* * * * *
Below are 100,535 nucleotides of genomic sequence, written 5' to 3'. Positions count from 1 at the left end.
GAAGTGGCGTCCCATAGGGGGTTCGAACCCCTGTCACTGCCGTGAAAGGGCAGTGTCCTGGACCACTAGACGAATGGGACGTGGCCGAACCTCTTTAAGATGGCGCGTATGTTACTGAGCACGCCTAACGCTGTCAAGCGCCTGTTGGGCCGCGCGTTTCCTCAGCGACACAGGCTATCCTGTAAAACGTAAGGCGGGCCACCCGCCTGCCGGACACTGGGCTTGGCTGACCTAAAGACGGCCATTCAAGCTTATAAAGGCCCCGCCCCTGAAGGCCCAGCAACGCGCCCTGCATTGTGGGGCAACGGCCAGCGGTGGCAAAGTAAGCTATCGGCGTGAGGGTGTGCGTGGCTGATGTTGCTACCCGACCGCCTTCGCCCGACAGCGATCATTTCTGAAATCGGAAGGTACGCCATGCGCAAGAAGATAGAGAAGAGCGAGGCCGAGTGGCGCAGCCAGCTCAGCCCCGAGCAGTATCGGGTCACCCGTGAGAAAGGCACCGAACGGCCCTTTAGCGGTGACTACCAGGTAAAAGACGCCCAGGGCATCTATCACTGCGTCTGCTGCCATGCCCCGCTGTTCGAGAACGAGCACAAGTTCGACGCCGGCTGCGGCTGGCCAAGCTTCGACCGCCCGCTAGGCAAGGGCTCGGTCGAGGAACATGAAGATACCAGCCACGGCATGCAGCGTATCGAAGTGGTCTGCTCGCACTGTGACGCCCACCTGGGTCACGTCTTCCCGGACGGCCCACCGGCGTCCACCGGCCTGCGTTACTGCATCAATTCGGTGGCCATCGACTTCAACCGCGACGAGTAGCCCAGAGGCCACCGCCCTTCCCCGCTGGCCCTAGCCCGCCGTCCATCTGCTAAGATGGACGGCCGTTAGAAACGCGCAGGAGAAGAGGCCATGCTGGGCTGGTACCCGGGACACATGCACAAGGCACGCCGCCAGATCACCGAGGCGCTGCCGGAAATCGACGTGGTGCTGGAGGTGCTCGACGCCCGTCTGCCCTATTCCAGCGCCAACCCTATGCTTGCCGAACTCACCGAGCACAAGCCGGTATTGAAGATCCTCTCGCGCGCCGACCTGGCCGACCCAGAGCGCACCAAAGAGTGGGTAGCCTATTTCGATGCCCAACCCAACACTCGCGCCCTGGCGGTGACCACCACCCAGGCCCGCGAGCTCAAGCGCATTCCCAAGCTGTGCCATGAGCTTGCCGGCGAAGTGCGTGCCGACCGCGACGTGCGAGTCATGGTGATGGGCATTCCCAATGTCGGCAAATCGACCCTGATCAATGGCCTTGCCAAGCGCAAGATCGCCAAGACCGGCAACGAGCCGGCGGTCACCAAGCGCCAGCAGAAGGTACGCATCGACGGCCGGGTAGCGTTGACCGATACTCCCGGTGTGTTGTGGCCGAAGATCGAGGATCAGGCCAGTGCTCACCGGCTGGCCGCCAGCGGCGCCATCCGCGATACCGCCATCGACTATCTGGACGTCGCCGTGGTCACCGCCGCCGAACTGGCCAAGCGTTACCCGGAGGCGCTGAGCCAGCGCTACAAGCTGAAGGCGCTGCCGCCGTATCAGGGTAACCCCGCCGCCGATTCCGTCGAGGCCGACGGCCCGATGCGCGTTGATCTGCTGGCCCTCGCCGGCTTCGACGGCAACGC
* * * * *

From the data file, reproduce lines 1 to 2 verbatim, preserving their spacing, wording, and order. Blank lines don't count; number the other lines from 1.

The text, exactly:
Below are 100,535 nucleotides of genomic sequence, written 5' to 3'. Positions count from 1 at the left end.
GAAGTGGCGTCCCATAGGGGGTTCGAACCCCTGTCACTGCCGTGAAAGGGCAGTGTCCTGGACCACTAGACGAATGGGACGTGGCCGAACCTCTTTAAGATGGCGCGTATGTTACTGAGCACGCCTAACGCTGTCAAGCGCCTGTTGGGCCGCGCGTTTCCTCAGCGACACAGGCTATCCTGTAAAACGTAAGGCGGGCCACCCGCCTGCCGGACACTGGGCTTGGCTGACCTAAAGACGGCCATTCAAGCTTATAAAGGCCCCGCCCCTGAAGGCCCAGCAACGCGCCCTGCATTGTGGGGCAACGGCCAGCGGTGGCAAAGTAAGCTATCGGCGTGAGGGTGTGCGTGGCTGATGTTGCTACCCGACCGCCTTCGCCCGACAGCGATCATTTCTGAAATCGGAAGGTACGCCATGCGCAAGAAGATAGAGAAGAGCGAGGCCGAGTGGCGCAGCCAGCTCAGCCCCGAGCAGTATCGGGTCACCCGTGAGAAAGGCACCGAACGGCCCTTTAGCGGTGACTACCAGGTAAAAGACGCCCAGGGCATCTATCACTGCGTCTGCTGCCATGCCCCGCTGTTCGAGAACGAGCACAAGTTCGACGCCGGCTGCGGCTGGCCAAGCTTCGACCGCCCGCTAGGCAAGGGCTCGGTCGAGGAACATGAAGATACCAGCCACGGCATGCAGCGTATCGAAGTGGTCTGCTCGCACTGTGACGCCCACCTGGGTCACGTCTTCCCGGACGGCCCACCGGCGTCCACCGGCCTGCGTTACTGCATCAATTCGGTGGCCATCGACTTCAACCGCGACGAGTAGCCCAGAGGCCACCGCCCTTCCCCGCTGGCCCTAGCCCGCCGTCCATCTGCTAAGATGGACGGCCGTTAGAAACGCGCAGGAGAAGAGGCCATGCTGGGCTGGTACCCGGGACACATGCACAAGGCACGCCGCCAGATCACCGAGGCGCTGCCGGAAATCGACGTGGTGCTGGAGGTGCTCGACGCCCGTCTGCCCTATTCCAGCGCCAACCCTATGCTTGCCGAACTCACCGAGCACAAGCCGGTATTGAAGATCCTCTCGCGCGCCGACCTGGCCGACCCAGAGCGCACCAAAGAGTGGGTAGCCTATTTCGATGCCCAACCCAACACTCGCGCCCTGGCGGTGACCACCACCCAGGCCCGCGAGCTCAAGCGCATTCCCAAGCTGTGCCATGAGCTTGCCGGCGAAGTGCGTGCCGACCGCGACGTGCGAGTCATGGTGATGGGCATTCCCAATGTCGGCAAATCGACCCTGATCAATGGCCTTGCCAAGCGCAAGATCGCCAAGACCGGCAACGAGCCGGCGGTCACCAAGCGCCAGCAGAAGGTACGCATCGACGGCCGGGTAGCGTTGACCGATACTCCCGGTGTGTTGTGGCCGAAGATCGAGGATCAGGCCAGTGCTCACCGGCTGGCCGCCAGCGGCGCCATCCGCGATACCGCCATCGACTATCTGGACGTCGCCGTGGTCACCGCCGCCGAACTGGCCAAGCGTTACCCGGAGGCGCTGAGCCAGCGCTACAAGCTGAAGGCGCTGCCGCCGTATCAGGGTAACCCCGCCGCCGATTCCGTCGAGGCCGACGGCCCGATGCGCGTTGATCTGCTGGCCCTCGCCGGCTTCGACGGCAACGC